A historical overview of Saint Martin's University
Established in 1895, Saint Martin’s University is a four-year,
coeducational Catholic university located in Lacey, Washington. One of
14 Benedictine colleges and universities in the United States and the
only one west of the Rocky Mountains, the University offers education to
both traditional and non-traditional students.
The University stands proudly rooted in its unique Benedictine heritage.
The Benedictine monks belong to the oldest monastic order in Western
Civilization, with 1,500 years of tradition behind them. Over the centuries,
their long record of scholarship and achievement—as teachers, artists and
protectors of culture—have made the Benedictines well-suited to education.
The monks of St. Martin’s Abbey founded the institution and today remain
actively engaged in the life of the campus.
Saint Martin’s began as a school educating boys and young men in college
preparatory classes. College-level classes were added in 1900. During the
Great Depression, the school eliminated its grammar school and developed its
high school and college programs. In 1938, its four-year baccalaureate
program was accredited, and two years later, its first graduates received
After World War II, hundreds of veterans arrived at the College and
enrolled under the G.I. Bill. To meet the needs of these students, Saint
Martin’s augmented its liberal arts curriculum by adding programs in
accounting, business and engineering.
In 1965, well ahead of many Catholic colleges and universities in the
United States, Saint Martin’s became coeducational. In 1972, Saint Martin’s
broadened its reach and began serving the needs of part-time adult students
with the establishment of extension programs at nearby Fort Lewis Army Post
and McChord Air Force Base, now known as Joint Base Lewis-McChord. The 1980s
brought the addition of graduate courses and the creation of the Institute
for Pacific Rim Studies, which has since evolved into the University’s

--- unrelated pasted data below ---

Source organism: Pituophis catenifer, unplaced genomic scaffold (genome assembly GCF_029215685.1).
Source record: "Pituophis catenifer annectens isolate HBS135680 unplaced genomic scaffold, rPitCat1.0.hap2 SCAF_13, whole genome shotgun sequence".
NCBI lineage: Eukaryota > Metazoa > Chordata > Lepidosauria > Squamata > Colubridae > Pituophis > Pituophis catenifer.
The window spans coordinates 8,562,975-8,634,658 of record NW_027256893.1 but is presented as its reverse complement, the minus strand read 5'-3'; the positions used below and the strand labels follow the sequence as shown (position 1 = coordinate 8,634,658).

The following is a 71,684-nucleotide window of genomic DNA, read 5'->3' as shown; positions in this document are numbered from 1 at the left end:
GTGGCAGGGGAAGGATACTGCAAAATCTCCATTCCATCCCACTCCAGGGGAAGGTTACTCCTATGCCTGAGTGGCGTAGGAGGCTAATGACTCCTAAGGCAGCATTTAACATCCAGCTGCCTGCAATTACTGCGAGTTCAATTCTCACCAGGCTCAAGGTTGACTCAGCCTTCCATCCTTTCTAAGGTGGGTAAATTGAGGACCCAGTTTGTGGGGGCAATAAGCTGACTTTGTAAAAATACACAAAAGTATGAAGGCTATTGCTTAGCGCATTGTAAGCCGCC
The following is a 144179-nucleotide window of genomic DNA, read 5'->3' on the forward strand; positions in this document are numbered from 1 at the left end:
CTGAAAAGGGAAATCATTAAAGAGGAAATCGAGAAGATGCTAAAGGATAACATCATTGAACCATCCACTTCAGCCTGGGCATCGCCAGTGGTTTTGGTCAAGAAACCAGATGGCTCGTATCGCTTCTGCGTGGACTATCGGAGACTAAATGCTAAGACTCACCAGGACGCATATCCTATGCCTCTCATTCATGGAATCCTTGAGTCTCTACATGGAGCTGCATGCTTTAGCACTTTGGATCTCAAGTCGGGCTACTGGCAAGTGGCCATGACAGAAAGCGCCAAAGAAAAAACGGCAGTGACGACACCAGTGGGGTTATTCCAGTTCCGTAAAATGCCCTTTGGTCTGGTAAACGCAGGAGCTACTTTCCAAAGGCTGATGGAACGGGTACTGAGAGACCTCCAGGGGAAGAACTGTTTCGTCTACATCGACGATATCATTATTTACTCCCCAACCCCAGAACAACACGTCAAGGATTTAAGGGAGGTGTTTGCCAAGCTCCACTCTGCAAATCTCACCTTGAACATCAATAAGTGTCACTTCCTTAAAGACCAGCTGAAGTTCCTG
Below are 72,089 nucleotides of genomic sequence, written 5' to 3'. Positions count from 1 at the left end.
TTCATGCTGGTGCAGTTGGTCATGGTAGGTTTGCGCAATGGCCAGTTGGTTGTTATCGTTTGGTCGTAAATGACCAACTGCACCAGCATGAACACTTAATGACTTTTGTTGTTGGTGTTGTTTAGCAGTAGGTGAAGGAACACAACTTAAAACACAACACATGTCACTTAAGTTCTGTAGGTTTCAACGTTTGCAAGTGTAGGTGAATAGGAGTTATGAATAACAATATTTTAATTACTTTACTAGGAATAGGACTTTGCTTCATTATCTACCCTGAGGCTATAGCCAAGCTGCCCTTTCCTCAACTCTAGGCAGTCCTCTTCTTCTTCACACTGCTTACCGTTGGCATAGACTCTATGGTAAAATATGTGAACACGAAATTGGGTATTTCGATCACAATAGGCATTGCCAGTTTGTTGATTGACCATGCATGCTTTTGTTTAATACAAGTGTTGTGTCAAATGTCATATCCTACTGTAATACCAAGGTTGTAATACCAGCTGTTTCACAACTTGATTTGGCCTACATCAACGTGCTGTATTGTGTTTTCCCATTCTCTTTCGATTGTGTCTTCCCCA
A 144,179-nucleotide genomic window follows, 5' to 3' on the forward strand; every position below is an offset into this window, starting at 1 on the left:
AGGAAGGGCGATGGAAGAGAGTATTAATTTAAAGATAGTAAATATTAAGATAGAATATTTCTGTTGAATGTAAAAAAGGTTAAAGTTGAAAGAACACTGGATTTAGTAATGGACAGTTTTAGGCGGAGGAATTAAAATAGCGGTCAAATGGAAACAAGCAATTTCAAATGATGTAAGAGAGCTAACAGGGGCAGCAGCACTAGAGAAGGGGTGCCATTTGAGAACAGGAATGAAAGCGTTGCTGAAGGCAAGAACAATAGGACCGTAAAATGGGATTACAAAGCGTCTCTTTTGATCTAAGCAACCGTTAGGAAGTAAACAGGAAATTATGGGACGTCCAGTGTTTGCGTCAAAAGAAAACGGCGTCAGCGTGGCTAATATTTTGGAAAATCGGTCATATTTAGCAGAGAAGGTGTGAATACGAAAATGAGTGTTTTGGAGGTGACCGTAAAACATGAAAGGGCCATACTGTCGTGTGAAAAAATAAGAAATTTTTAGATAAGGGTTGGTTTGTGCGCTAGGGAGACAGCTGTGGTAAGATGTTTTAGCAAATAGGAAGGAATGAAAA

highly regarded Office of International Programs and Development.
In 2001, the O’Grady Library opened, providing students with a
much-needed resource. Designed by world-renowned architect Michael Graves,
the library became a signature building on the campus. In 2005, a new
residence hall was opened, Spangler Hall, named in honor of president
emeritus, David R. Spangler, Ph.D. That same year, Saint Martin’s officially
became Saint Martin’s University, to more accurately reflect the
institution’s nature, better fulfill its mission, and recognize the wide
variety of undergraduate and graduate programs available to students.
The years 2008 and 2009 brought many changes to the campus: the opening
of the University’s fourth residence hall, Parsons Hall, named for long-time
Saint Martin’s supporters Ken F. Sr. and Gale L. Parsons; the opening of
Harned Hall, a state-of-the-art academic building, honoring H.C. “Joe”
Harned; the dedication of a world-class track and field facility and the Jan
Halliday ’89 Memorial Plaza; and the completion of Charneski Recreation and
Fitness Center. At the beginning of 2009, the University welcomed its tenth
president, Roy F. Heynderickx, Ph.D.
The values of the University—love of learning, integrity, community,
hospitality, and stewardship—are all rooted in the Benedictine heritage and
remain central to life at Saint Martin’s.